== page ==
The Bukele Model: Will It Spread?

Issue Date July 2024
Volume 35
Issue 3
Page Numbers 84–98
file Print
arrow-down-thin Download from Project MUSE
external View Citation

Read the full essay here.

Decades of mano dura — or “iron fist” — experiments in Latin America suggest that hard-on-crime policies are likely to fail. Yet in El Salvador, a crackdown launched by President Nayib Bukele in 2022 successfully dismantled the country’s gangs, turning “the Bukele model” into one of the most influential political brands in the region. This essay argues that this crackdown succeeded not only because of its intensity, but also because of the (unintended) consequences of a pact between the gangs and the Bukele government. As ongoing crackdowns in Honduras and Ecuador suggest, efforts to emulate the Bukele model are likely to fail — and come at a high cost for democracy, security, and human rights.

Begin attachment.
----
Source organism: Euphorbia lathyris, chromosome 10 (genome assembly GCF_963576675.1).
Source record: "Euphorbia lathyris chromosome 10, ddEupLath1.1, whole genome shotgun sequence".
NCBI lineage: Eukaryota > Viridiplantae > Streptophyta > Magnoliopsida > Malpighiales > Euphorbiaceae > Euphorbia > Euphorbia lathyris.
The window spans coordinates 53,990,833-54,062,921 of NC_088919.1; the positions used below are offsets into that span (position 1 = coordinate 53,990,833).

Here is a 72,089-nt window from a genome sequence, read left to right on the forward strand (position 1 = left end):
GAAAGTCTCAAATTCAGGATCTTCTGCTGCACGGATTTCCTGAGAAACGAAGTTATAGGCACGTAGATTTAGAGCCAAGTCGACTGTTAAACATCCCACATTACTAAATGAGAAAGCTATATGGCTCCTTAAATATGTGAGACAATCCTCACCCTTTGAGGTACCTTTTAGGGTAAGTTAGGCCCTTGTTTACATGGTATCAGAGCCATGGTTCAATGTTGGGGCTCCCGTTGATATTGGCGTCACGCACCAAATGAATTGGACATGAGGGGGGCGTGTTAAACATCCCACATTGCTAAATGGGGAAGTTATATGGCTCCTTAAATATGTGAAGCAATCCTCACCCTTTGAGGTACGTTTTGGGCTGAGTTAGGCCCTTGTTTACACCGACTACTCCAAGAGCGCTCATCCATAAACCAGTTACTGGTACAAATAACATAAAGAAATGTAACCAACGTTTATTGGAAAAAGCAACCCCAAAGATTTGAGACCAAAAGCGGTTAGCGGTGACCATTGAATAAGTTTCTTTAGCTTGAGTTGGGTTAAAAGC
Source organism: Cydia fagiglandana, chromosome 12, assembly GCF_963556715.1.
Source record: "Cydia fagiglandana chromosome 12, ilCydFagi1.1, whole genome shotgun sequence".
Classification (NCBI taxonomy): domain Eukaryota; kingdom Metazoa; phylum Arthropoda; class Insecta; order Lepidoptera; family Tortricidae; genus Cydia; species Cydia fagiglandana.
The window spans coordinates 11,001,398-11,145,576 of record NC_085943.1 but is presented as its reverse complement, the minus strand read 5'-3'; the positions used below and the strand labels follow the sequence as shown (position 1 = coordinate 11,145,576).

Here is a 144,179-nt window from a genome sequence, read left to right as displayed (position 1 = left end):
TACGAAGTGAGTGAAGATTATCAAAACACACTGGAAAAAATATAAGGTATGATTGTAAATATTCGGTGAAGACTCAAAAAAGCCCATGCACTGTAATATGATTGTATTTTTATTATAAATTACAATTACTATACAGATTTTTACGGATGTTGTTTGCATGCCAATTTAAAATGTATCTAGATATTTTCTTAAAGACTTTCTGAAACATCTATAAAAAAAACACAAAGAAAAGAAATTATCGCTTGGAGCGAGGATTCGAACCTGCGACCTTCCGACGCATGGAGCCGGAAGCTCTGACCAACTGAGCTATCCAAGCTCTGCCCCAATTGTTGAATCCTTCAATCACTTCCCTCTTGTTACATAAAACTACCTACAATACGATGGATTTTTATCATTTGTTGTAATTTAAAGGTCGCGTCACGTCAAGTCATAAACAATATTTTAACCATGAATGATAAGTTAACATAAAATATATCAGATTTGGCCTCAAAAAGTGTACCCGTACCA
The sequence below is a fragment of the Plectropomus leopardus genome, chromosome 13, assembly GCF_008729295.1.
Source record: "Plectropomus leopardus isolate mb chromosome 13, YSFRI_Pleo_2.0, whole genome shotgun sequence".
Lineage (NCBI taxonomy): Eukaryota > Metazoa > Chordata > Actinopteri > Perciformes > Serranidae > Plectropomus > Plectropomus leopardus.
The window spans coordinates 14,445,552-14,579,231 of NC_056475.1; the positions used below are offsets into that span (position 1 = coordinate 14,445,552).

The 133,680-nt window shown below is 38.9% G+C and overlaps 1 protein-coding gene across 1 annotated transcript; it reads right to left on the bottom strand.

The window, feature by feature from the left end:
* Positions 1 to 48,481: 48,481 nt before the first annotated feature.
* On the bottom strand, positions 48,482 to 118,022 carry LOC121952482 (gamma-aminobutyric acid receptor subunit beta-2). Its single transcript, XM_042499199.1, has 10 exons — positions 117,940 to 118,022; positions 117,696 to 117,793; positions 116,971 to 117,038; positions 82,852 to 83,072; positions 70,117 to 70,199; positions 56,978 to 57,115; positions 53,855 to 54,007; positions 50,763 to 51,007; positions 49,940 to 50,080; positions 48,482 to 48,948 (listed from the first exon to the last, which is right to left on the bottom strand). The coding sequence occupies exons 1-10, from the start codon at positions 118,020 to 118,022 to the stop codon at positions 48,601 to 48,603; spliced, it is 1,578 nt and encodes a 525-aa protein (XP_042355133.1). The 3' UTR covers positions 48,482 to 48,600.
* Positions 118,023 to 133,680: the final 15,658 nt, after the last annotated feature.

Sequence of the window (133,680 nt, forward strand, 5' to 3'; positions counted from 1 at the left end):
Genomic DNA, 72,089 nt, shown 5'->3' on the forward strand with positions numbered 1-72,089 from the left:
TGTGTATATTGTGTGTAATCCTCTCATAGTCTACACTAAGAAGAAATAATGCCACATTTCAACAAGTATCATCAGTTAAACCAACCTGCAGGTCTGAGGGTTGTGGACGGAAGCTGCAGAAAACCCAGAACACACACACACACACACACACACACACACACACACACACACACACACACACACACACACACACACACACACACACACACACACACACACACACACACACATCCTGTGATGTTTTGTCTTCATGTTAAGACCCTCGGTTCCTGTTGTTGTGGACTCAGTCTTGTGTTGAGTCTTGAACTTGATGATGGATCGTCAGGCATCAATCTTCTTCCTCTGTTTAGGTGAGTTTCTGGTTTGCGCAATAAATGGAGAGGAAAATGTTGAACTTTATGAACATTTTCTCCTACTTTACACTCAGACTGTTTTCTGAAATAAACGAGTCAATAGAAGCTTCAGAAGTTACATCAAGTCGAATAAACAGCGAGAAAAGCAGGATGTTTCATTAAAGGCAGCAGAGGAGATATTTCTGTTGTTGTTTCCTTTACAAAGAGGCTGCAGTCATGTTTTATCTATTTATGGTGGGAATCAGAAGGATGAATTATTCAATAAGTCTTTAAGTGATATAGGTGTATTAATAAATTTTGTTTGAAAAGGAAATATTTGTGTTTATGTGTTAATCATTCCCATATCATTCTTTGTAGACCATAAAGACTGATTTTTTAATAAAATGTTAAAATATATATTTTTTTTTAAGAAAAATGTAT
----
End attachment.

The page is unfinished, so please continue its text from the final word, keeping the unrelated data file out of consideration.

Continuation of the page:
About the Authors

Manuel Meléndez-Sánchez

Manuel Meléndez-Sánchez is a doctoral candidate in government at Harvard University.

View all work by Manuel Meléndez-Sánchez

Alberto Vergara

Alberto Vergara is professor of political and social sciences at the Universidad del Pacífico in Lima.

View all work by Alberto Vergara

Image Credit: Casa Presidencial El Salvador